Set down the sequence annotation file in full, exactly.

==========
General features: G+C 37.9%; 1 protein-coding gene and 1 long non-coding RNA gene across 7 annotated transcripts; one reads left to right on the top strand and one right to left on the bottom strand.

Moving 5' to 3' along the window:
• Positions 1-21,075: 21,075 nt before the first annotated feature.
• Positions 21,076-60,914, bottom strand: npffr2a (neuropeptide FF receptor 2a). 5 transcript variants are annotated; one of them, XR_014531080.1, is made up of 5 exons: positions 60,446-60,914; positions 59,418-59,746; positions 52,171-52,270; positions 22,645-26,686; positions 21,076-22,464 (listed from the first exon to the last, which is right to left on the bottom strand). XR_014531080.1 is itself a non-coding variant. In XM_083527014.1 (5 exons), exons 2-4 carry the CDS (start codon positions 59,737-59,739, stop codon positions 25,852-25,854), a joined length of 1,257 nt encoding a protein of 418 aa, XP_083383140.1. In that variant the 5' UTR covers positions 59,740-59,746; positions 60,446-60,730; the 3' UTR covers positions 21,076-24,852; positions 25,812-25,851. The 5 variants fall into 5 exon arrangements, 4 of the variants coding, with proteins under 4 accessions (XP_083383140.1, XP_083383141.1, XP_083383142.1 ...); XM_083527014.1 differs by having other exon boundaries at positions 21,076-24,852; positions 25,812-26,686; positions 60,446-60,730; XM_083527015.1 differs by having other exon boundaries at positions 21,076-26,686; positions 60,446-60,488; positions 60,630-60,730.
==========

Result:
General features: G+C 37.9%; 1 protein-coding gene and 1 long non-coding RNA gene across 7 annotated transcripts; one reads left to right on the top strand and one right to left on the bottom strand.

Moving 5' to 3' along the window:
• Positions 1-21,075: 21,075 nt before the first annotated feature.
• Positions 21,076-60,914, bottom strand: npffr2a (neuropeptide FF receptor 2a). 5 transcript variants are annotated; one of them, XR_014531080.1, is made up of 5 exons: positions 60,446-60,914; positions 59,418-59,746; positions 52,171-52,270; positions 22,645-26,686; positions 21,076-22,464 (listed from the first exon to the last, which is right to left on the bottom strand). XR_014531080.1 is itself a non-coding variant. In XM_083527014.1 (5 exons), exons 2-4 carry the CDS (start codon positions 59,737-59,739, stop codon positions 25,852-25,854), a joined length of 1,257 nt encoding a protein of 418 aa, XP_083383140.1. In that variant the 5' UTR covers positions 59,740-59,746; positions 60,446-60,730; the 3' UTR covers positions 21,076-24,852; positions 25,812-25,851. The 5 variants fall into 5 exon arrangements, 4 of the variants coding, with proteins under 4 accessions (XP_083383140.1, XP_083383141.1, XP_083383142.1 ...); XM_083527014.1 differs by having other exon boundaries at positions 21,076-24,852; positions 25,812-26,686; positions 60,446-60,730; XM_083527015.1 differs by having other exon boundaries at positions 21,076-26,686; positions 60,446-60,488; positions 60,630-60,730.